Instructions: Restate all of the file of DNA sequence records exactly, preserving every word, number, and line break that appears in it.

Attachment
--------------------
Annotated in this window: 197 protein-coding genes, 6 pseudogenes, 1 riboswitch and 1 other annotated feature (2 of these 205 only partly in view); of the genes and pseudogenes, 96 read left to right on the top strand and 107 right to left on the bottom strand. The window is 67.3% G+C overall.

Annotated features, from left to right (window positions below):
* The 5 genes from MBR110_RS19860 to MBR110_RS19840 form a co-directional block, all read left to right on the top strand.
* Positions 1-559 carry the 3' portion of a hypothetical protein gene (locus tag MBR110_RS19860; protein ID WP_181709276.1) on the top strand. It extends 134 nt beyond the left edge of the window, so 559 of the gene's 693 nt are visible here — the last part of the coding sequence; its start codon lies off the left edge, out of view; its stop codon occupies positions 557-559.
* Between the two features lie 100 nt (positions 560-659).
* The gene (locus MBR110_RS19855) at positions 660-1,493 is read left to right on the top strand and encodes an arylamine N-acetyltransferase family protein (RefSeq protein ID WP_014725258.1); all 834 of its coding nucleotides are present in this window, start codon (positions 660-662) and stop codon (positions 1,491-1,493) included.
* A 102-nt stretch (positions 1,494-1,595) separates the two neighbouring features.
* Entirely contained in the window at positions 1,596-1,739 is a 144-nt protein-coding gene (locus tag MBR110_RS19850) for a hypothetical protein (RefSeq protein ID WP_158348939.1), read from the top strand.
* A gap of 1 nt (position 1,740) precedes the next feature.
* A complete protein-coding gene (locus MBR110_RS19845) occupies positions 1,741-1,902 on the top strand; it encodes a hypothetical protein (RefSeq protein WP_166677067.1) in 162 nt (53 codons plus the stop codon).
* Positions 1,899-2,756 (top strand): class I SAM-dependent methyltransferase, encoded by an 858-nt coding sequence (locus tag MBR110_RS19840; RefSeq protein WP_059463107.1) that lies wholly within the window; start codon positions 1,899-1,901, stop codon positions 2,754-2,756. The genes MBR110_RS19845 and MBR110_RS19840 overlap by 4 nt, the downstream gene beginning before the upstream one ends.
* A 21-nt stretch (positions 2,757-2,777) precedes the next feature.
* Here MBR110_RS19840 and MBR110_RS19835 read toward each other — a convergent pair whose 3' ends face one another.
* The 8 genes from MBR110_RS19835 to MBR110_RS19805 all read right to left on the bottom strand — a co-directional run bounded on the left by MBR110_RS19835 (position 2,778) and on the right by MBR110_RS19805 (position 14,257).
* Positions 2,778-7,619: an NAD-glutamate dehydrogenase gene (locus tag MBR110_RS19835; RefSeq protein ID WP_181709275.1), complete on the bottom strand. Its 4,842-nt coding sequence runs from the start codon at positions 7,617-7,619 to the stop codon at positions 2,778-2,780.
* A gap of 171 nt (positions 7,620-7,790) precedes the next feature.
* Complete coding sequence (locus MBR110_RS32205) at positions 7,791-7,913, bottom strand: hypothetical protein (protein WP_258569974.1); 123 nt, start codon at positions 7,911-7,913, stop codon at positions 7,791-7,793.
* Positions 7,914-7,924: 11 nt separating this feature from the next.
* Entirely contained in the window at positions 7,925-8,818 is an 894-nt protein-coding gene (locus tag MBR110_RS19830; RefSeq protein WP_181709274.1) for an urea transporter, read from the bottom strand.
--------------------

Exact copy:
Annotated in this window: 197 protein-coding genes, 6 pseudogenes, 1 riboswitch and 1 other annotated feature (2 of these 205 only partly in view); of the genes and pseudogenes, 96 read left to right on the top strand and 107 right to left on the bottom strand. The window is 67.3% G+C overall.

Annotated features, from left to right (window positions below):
* The 5 genes from MBR110_RS19860 to MBR110_RS19840 form a co-directional block, all read left to right on the top strand.
* Positions 1-559 carry the 3' portion of a hypothetical protein gene (locus tag MBR110_RS19860; protein ID WP_181709276.1) on the top strand. It extends 134 nt beyond the left edge of the window, so 559 of the gene's 693 nt are visible here — the last part of the coding sequence; its start codon lies off the left edge, out of view; its stop codon occupies positions 557-559.
* Between the two features lie 100 nt (positions 560-659).
* The gene (locus MBR110_RS19855) at positions 660-1,493 is read left to right on the top strand and encodes an arylamine N-acetyltransferase family protein (RefSeq protein ID WP_014725258.1); all 834 of its coding nucleotides are present in this window, start codon (positions 660-662) and stop codon (positions 1,491-1,493) included.
* A 102-nt stretch (positions 1,494-1,595) separates the two neighbouring features.
* Entirely contained in the window at positions 1,596-1,739 is a 144-nt protein-coding gene (locus tag MBR110_RS19850) for a hypothetical protein (RefSeq protein ID WP_158348939.1), read from the top strand.
* A gap of 1 nt (position 1,740) precedes the next feature.
* A complete protein-coding gene (locus MBR110_RS19845) occupies positions 1,741-1,902 on the top strand; it encodes a hypothetical protein (RefSeq protein WP_166677067.1) in 162 nt (53 codons plus the stop codon).
* Positions 1,899-2,756 (top strand): class I SAM-dependent methyltransferase, encoded by an 858-nt coding sequence (locus tag MBR110_RS19840; RefSeq protein WP_059463107.1) that lies wholly within the window; start codon positions 1,899-1,901, stop codon positions 2,754-2,756. The genes MBR110_RS19845 and MBR110_RS19840 overlap by 4 nt, the downstream gene beginning before the upstream one ends.
* A 21-nt stretch (positions 2,757-2,777) precedes the next feature.
* Here MBR110_RS19840 and MBR110_RS19835 read toward each other — a convergent pair whose 3' ends face one another.
* The 8 genes from MBR110_RS19835 to MBR110_RS19805 all read right to left on the bottom strand — a co-directional run bounded on the left by MBR110_RS19835 (position 2,778) and on the right by MBR110_RS19805 (position 14,257).
* Positions 2,778-7,619: an NAD-glutamate dehydrogenase gene (locus tag MBR110_RS19835; RefSeq protein ID WP_181709275.1), complete on the bottom strand. Its 4,842-nt coding sequence runs from the start codon at positions 7,617-7,619 to the stop codon at positions 2,778-2,780.
* A gap of 171 nt (positions 7,620-7,790) precedes the next feature.
* Complete coding sequence (locus MBR110_RS32205) at positions 7,791-7,913, bottom strand: hypothetical protein (protein WP_258569974.1); 123 nt, start codon at positions 7,911-7,913, stop codon at positions 7,791-7,793.
* Positions 7,914-7,924: 11 nt separating this feature from the next.
* Entirely contained in the window at positions 7,925-8,818 is an 894-nt protein-coding gene (locus tag MBR110_RS19830; RefSeq protein WP_181709274.1) for an urea transporter, read from the bottom strand.